Nickelodeon All-Star Brawl gets surprise sequel that looks more like a do-over

Out of nowhere Ludosity and Fair Play Labs have announced an upcoming sequel for Nickelodeon All-Star Brawl, a fairly decent Smash-like that was only released in 2021. Nickelodeon All-Star Brawl 2 will release later this year and, going by the trailer, feels like more of a do-over than anything else: the key word is 'more'.

There are new characters, more stages, revamps of existing stages, a new campaign mode, more modes in general, crossplay on all platforms, a visual spit-shine to every existing character and new mini-games. As well as this  there are new Supers, which sound exactly like the ultimate attacks in Smash Bros.: basically insta-KO-ing anything you hit.

The trailer shows some of the characters being introduced in NASB2, which include the oft-requested Squidward and Jimmy Neutron. The TMNT cast is also complete, with Donatello and Raphael joining in. The singleplayer campaign will apparently focus on stopping Vlad Plasmius, the baddy from Danny Phantom, from taking over the Nickelodeon universe.

It's hard not to see this news in the context of NASB's closest competitor, Warner Bros.' Multiversus. For my money Multiversus was pretty great but, following a successful launch, player numbers tailed off so hard that the game's been withdrawn from the market until a 2024 relaunch.

We'll see what happens there but from the outside you wonder if something similar is going on here. To be clear an iterative sequel is not a problem, especially in fighting games, and NASB was a pretty good foundation. Making this a numbered sequel rather than just a huge DLC pack clearly makes sense from a sales perspective, though the fact it's arriving two years after the original is a pretty quick turnaround in this genre to say the least.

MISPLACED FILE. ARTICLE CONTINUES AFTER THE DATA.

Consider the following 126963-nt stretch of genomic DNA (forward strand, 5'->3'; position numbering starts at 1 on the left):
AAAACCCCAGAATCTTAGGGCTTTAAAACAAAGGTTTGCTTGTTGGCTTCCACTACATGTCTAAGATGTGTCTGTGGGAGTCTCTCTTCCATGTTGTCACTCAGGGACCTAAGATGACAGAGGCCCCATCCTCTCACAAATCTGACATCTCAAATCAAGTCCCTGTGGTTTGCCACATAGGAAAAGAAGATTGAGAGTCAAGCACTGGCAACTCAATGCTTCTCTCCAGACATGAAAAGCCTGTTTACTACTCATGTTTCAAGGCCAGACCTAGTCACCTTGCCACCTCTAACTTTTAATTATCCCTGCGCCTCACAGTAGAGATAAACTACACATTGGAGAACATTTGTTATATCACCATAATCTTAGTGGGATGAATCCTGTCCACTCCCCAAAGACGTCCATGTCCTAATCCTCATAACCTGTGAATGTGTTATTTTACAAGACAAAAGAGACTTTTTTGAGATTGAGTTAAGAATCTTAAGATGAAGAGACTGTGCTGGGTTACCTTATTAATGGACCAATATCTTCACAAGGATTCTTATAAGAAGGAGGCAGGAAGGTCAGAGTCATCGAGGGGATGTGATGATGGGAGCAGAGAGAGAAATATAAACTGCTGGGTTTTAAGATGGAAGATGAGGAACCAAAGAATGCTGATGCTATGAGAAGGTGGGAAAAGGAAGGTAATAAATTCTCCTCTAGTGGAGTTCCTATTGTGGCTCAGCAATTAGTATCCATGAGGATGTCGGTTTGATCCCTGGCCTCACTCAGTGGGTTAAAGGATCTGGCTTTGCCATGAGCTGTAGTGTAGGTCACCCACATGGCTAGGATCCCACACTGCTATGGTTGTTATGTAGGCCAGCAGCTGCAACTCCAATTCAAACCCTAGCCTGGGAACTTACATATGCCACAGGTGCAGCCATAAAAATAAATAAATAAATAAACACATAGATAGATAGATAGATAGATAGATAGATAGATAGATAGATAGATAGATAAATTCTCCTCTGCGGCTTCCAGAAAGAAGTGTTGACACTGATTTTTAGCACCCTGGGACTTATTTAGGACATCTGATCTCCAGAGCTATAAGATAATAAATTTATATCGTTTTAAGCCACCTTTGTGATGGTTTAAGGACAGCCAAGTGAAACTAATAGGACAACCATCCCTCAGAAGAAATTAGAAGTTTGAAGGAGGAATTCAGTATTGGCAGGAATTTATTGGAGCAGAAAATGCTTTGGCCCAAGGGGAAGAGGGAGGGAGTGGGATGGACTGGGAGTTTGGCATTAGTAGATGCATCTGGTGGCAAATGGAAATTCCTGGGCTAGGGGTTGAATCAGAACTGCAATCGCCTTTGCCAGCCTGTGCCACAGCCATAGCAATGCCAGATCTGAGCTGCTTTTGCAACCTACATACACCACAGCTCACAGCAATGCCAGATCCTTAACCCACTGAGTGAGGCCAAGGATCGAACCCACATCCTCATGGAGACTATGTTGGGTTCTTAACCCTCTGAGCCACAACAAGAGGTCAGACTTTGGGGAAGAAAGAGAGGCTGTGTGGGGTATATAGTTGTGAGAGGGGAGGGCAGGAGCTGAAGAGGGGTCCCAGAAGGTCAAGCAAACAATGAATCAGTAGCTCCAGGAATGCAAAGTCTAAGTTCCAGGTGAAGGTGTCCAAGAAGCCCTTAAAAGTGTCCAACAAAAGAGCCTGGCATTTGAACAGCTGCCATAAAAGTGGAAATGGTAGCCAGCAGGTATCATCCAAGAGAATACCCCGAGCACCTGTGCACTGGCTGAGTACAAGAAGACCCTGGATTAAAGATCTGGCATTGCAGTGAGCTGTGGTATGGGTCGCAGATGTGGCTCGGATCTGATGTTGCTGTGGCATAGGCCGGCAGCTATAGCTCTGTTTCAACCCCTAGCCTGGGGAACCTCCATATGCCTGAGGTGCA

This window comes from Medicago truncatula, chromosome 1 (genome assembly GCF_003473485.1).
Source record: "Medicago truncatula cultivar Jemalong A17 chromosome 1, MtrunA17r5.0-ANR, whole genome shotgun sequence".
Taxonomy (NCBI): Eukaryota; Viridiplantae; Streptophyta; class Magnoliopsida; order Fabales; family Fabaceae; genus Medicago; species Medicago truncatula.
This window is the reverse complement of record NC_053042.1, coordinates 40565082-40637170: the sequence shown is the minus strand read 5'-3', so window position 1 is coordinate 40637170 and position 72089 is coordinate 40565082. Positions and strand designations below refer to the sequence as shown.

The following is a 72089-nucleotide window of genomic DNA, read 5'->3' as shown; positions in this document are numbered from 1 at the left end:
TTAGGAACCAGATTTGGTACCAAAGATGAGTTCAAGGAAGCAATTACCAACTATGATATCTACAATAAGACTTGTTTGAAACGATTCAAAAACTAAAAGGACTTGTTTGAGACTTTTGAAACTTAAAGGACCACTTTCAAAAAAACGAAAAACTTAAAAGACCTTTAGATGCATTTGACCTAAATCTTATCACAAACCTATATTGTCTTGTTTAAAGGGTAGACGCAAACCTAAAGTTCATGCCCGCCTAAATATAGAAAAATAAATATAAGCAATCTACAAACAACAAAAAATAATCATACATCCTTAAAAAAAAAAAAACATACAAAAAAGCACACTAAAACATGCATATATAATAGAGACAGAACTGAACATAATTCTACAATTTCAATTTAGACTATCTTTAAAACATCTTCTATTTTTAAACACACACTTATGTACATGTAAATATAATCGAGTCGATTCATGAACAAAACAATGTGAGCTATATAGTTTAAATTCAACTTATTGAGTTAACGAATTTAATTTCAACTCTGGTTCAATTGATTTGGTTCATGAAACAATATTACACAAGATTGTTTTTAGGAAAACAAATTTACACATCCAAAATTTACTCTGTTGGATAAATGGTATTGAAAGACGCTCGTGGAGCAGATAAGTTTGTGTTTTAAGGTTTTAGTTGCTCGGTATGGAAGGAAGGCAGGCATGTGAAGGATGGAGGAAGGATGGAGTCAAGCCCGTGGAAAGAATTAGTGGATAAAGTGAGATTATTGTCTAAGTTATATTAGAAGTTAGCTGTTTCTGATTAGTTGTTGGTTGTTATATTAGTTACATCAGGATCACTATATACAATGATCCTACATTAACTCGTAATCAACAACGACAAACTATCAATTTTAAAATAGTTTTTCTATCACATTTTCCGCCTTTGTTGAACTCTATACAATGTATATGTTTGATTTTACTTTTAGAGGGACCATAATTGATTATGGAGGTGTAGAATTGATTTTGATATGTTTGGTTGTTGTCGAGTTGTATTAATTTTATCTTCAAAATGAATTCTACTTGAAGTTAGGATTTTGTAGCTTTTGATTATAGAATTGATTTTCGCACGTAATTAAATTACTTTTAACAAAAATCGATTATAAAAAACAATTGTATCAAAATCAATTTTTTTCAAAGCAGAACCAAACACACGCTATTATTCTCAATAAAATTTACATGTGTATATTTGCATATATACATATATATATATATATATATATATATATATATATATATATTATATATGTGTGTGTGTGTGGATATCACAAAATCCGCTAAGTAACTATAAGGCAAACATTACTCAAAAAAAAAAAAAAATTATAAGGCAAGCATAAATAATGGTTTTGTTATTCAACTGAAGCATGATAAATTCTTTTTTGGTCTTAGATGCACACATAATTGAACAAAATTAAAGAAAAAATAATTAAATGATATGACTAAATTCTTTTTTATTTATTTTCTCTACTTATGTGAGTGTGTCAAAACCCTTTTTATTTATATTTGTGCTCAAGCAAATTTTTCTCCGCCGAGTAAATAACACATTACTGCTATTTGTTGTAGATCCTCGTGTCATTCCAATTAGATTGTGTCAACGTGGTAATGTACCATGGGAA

But if players had a problem with NASB, it's that there just wasn't an enormous amount of stuff in it: the fighting core was pretty good, and thanks to the license it has an amazing cast of characters to toy around with, but there wasn't much of a structure beyond fighting over and over. NASB2 does look like a bit of a second crack at the whip, then, but in this case that may be just what the game needs to shine.

Rich Stanton

Rich is a games journalist with 15 years' experience, beginning his career on Edge magazine before working for a wide range of outlets, including Ars Technica, Eurogamer, GamesRadar+, Gamespot, the Guardian, IGN, the New Statesman, Polygon, and Vice. He was the editor of Kotaku UK, the UK arm of Kotaku, for three years before joining PC Gamer. He is the author of a Brief History of Video Games, a full history of the medium, which the Midwest Book Review described as "[a] must-read for serious minded game historians and curious video game connoisseurs alike."